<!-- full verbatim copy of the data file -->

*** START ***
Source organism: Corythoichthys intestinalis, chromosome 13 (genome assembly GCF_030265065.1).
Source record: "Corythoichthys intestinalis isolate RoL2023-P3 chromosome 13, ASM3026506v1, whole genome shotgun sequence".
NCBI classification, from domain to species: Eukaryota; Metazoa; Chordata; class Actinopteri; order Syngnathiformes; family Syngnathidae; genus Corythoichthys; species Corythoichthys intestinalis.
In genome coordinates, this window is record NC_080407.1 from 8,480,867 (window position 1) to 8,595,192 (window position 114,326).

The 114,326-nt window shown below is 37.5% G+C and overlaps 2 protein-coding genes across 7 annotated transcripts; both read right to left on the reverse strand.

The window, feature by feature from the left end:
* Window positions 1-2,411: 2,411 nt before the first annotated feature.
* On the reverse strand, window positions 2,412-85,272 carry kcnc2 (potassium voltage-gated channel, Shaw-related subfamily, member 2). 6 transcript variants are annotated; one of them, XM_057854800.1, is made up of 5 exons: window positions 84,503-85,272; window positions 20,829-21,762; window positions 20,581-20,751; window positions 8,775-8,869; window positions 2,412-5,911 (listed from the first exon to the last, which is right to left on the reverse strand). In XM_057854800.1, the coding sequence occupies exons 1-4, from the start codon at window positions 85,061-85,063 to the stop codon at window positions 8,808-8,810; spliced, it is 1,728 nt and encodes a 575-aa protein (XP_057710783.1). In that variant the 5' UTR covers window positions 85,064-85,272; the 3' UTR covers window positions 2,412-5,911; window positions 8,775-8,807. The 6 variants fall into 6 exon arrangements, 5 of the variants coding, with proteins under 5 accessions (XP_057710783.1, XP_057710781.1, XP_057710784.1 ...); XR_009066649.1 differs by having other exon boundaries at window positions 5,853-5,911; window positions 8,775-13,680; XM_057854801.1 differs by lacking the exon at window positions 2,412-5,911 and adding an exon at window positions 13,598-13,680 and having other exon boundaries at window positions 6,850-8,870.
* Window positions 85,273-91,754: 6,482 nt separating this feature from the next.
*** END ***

Source organism: Corythoichthys intestinalis, chromosome 13 (genome assembly GCF_030265065.1).
Source record: "Corythoichthys intestinalis isolate RoL2023-P3 chromosome 13, ASM3026506v1, whole genome shotgun sequence".
NCBI classification, from domain to species: Eukaryota; Metazoa; Chordata; class Actinopteri; order Syngnathiformes; family Syngnathidae; genus Corythoichthys; species Corythoichthys intestinalis.
In genome coordinates, this window is record NC_080407.1 from 8,480,867 (window position 1) to 8,595,192 (window position 114,326).

The 114,326-nt window shown below is 37.5% G+C and overlaps 2 protein-coding genes across 7 annotated transcripts; both read right to left on the reverse strand.

The window, feature by feature from the left end:
* Window positions 1-2,411: 2,411 nt before the first annotated feature.
* On the reverse strand, window positions 2,412-85,272 carry kcnc2 (potassium voltage-gated channel, Shaw-related subfamily, member 2). 6 transcript variants are annotated; one of them, XM_057854800.1, is made up of 5 exons: window positions 84,503-85,272; window positions 20,829-21,762; window positions 20,581-20,751; window positions 8,775-8,869; window positions 2,412-5,911 (listed from the first exon to the last, which is right to left on the reverse strand). In XM_057854800.1, the coding sequence occupies exons 1-4, from the start codon at window positions 85,061-85,063 to the stop codon at window positions 8,808-8,810; spliced, it is 1,728 nt and encodes a 575-aa protein (XP_057710783.1). In that variant the 5' UTR covers window positions 85,064-85,272; the 3' UTR covers window positions 2,412-5,911; window positions 8,775-8,807. The 6 variants fall into 6 exon arrangements, 5 of the variants coding, with proteins under 5 accessions (XP_057710783.1, XP_057710781.1, XP_057710784.1 ...); XR_009066649.1 differs by having other exon boundaries at window positions 5,853-5,911; window positions 8,775-13,680; XM_057854801.1 differs by lacking the exon at window positions 2,412-5,911 and adding an exon at window positions 13,598-13,680 and having other exon boundaries at window positions 6,850-8,870.
* Window positions 85,273-91,754: 6,482 nt separating this feature from the next.